The game proceeds. Some make occasional mistakes, many don’t. Some can say the names quickly; others struggle slowly. But all do it. Students readily forgive each other’s mistakes or moments of inattention, since it is obvious that there is no conscious intention to forget or embarrass others by not remembering. After a while, it becomes apparent that perfection is not demanded at once, that mistakes are both necessary and inevitable, and that we are all in the activity together. This part of the game takes about half an hour.

It is also true that some students have greater difficulty than others in remembering names, primarily because of what they do with themselves as learners while the names are being said. When I ask where the difficulties lie, the answers generally are: “I don’t care about anyone’s name.” “I didn’t come to college to play silly games. I came to learn.” “I can’t do it, anyway. I’m terrible with names.” “I didn’t pay attention. My mind drifted away.” “I really didn’t think you’d call on me.”

In the next part of the game, after everyone has taken a turn and said the names, students are asked to reflect on what they just did and explain what made it possible for them to do it. I stand at the chalkboard and write down what they tell me. The obvious answers come first: “I looked at everyone. I listened carefully. I repeated the names to myself. I said the names out loud. I associated the name with the face.”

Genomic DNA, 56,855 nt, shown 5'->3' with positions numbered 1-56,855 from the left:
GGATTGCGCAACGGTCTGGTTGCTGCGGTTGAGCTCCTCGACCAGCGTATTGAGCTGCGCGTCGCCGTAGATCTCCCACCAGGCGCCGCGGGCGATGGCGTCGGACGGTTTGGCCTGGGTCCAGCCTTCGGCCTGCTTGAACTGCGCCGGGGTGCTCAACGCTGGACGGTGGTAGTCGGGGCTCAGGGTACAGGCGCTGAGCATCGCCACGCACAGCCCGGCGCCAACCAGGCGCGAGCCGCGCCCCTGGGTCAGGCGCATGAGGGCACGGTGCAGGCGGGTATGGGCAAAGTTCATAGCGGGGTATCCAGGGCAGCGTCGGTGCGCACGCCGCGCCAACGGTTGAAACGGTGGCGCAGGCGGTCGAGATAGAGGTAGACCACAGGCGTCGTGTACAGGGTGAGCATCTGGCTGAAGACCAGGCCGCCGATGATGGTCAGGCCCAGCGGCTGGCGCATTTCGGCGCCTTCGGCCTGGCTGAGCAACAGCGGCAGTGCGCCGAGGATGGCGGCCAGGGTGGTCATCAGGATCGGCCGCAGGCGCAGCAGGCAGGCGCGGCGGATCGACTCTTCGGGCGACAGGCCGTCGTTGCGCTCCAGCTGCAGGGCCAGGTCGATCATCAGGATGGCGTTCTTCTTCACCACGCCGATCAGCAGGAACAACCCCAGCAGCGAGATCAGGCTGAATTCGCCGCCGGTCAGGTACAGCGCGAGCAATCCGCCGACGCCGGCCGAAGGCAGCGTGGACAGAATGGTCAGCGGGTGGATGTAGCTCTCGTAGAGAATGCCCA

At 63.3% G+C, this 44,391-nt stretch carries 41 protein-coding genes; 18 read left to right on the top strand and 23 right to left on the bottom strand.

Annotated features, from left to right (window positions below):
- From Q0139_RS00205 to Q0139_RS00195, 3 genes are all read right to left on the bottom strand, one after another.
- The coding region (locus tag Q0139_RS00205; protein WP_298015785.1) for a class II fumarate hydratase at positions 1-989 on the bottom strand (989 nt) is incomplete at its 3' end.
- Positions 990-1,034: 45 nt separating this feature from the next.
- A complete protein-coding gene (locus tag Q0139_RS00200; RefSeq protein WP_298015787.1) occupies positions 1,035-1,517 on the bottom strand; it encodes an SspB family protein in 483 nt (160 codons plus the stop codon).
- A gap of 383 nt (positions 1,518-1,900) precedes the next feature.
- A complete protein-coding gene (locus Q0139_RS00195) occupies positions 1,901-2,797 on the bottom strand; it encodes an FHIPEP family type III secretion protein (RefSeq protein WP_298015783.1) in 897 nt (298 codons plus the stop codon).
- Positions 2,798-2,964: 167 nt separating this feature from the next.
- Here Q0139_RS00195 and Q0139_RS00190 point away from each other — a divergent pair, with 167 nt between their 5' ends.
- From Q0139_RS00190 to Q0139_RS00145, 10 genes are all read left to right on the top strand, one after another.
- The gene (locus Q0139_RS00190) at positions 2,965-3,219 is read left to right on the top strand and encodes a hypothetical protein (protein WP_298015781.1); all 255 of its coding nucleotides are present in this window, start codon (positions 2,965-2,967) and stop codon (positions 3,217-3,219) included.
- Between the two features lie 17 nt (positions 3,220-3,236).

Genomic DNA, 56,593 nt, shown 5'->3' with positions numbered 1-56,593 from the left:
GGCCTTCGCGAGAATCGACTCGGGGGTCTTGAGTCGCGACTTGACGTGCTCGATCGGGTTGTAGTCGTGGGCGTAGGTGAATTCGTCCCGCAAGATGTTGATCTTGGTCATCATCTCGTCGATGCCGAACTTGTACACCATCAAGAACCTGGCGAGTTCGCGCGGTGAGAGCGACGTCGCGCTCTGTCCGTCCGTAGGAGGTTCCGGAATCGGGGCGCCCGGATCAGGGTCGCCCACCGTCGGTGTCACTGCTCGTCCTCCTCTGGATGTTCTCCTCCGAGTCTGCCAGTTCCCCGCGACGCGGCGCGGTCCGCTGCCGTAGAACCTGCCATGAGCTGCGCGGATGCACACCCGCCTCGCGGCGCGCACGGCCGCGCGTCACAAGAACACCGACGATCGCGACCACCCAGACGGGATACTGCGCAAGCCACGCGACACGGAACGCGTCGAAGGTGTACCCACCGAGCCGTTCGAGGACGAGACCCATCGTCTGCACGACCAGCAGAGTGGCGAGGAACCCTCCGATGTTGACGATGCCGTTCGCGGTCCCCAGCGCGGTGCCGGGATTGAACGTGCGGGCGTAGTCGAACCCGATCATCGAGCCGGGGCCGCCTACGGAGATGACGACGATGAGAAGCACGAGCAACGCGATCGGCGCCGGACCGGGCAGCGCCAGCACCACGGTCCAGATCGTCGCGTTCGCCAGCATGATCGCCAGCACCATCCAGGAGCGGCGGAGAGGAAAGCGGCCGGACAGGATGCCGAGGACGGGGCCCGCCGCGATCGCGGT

I slow down this process and ask what they mean by listening and looking “carefully.” At first, there are some blank stares: “Whadaya mean?” I just listen more carefully. “Yes,” I say, “and how does this take place? What do you do?” After more questioning, we arrive a more expanded list of “awarenesses” that constitutes listening as a complex inner activity: I can appreciate the tone, the volume, the rhythm, the speed and the possible “attitude” of the speaker from the way they say their name; I question and check whether I hear the name right; I bring the name into relation with my past experiences and my prior knowledge; I listen to myself saying the names, perhaps several times; I recognize new combinations of sounds and must slow down to become familiar with and assimilate these new sounds; I recognize that the unique sounds “go with” the unique face, especially when two students have the same name.

By more questioning, we work on the process of seeing and further broaden the list to include some of the inner attributes of perception: I can “see” in various ways, to gather an overall impression or look for minute details. I interpret, weigh, measure, judge, compare and associate the unique facial features and aspects of dress with the name. I create mental pictures and can call them forth at will. I can use my imagination. I use my memory. I must differentiate pictures, especially when two or three people in class have the same name.